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The Mold Testament

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Photo by Martin Grube from the FEMA Photo Library 

Molds are not exactly the most charismatic of fungi. They are not often as tasty or charming as mushrooms, and not useful for fermentation or baking like their cousins the yeasts. When we think of mold we generally think of that velvety blue fuzz which heralds the end of the Chinese leftovers from last Saturday, but there are many other situations where mold can crop up in our homes, vehicles, and work spaces which can have an impact on our health.

Common places for mold

Moisture, darkness, and temperature are the three main things that encourage the growth of mold

Propagated by microscopic spores, molds can appear in kitchens, bathrooms, and other damp or humid rooms, especially if they are unventilated or lack a bright light source. While most species of molds pose no extensive threat to humans, and are even used to make food such as cheese and medicine such as penicillin, the presence of some molds can lead to significant health issues and even death in humans and other animals.

Moisture, darkness, and temperature are the three main things that encourage the growth of mold. The proverbial cabin in the woods often provides an optimal spot for mold to grow, as the forest canopy blocks sunlight, regulates temperature, and maintains moisture, but almost any kind of structure will likely have at least one room which is vulnerable to mold. Kitchens and bathrooms are especially prone to mold-friendly conditions.

Health risks

Molds usually enter the human body in the form of spores, microscopic particles that are used to reproduce, in a similar manner to how plants use pollen. Mold spores make up a decent amount of most household dust and as such can contribute to respiratory issues or allergies even in this dormant state. The presence and detrimental effects of mold are not always directly linked to the visible emergence of a colony, and mold can still be impactful on health while remaining out of sight beneath carpets and inside walls. If you have a respiratory ailment without a known source, it is possible your house has some extra tenants growing out of sight.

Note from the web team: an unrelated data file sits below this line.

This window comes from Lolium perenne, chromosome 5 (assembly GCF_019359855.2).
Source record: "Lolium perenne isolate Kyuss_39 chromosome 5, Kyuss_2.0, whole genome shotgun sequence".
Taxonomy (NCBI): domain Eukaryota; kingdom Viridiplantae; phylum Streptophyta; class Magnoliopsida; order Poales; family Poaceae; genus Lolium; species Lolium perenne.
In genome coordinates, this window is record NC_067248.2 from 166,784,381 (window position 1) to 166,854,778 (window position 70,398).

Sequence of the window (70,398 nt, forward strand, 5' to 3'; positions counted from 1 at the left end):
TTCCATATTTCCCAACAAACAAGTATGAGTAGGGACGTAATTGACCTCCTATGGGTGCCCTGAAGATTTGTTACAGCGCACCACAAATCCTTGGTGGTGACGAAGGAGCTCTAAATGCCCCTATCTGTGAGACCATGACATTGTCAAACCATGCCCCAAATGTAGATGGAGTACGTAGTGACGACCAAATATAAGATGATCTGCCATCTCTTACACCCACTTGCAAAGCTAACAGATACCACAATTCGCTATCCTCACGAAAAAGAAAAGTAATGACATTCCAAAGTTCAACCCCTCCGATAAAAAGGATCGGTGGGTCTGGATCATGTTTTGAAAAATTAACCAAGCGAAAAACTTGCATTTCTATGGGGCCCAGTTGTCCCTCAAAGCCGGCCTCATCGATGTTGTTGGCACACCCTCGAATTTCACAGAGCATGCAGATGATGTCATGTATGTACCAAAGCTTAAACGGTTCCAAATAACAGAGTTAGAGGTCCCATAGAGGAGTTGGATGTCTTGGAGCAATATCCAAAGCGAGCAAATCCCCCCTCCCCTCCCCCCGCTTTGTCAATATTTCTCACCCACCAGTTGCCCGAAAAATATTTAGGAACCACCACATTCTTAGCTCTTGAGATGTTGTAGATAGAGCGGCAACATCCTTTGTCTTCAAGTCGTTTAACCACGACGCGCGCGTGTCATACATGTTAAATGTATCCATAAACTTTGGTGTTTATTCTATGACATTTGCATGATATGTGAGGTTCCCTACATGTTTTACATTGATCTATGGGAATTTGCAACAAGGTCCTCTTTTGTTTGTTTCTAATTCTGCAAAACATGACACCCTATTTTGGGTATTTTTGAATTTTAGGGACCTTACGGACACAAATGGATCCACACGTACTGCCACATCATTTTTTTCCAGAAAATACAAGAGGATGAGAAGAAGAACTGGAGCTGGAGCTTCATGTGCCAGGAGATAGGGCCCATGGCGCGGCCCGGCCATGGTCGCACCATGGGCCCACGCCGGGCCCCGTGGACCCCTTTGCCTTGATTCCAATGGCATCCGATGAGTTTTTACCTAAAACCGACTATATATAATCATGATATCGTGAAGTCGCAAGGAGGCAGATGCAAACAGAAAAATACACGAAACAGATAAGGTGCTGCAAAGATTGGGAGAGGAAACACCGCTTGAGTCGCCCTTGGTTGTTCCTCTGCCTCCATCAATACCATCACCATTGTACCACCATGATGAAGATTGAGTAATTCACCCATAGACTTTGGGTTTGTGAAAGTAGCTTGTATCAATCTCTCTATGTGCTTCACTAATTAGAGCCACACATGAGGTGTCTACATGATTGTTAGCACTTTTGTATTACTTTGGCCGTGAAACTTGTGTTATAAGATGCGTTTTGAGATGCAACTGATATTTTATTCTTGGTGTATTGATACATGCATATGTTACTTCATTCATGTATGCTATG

Black mold has been directly linked to respiratory ailments and death

Black mold (or, if you like tongue twisters, Stachybotrys chartarum) is one type of potentially harmful molds and is probably the most notorious, as its spores contain mycotoxins which have been directly linked to respiratory ailments and death. Back in 1994, the Center for Disease Control linked several infant deaths to unusually high exposure to black mold, and the effects of black mold have been linked to health issues including asthma, allergic reactions, and all manner of respiratory ailments and infections. It appears most often in exceedingly damp areas as a dark gray or black powdery growth.

According to the California Department of Public Health, any visible mold needs to be removed, regardless of what type it is: in large enough quantities, nearly all molds can be detrimental to human health. But many molds, including black mold, release spores when they are disturbed, meaning that whatever poor soul is given the task of cleaning up is going to be the first to get hit with any harmful spores.

Getting rid of mold

While there are plenty of professionals who offer mold removal services, those of us with a household mold problem who are feeling particularly brave can make sure to use a N-95 particulate respirator while working near mold, as well as goggles and heavy gloves. Bleach is not advised: surfaces affected by mold can be effectively cleaned with soap, but porous materials should be wrapped in plastic and disposed of like normal garbage. Any clothing worn during mold removal may accumulate spores and will need to be washed immediately following clean-up. It is also recommended to provide as much ventilation as possible while purging the mold, to further reduce any potential risks. As always, be sure to contact your health care provider with any concerns you might have relating to mold exposure.

Galen Lastko, submitted on behalf of the SoHum Health’s Outreach department.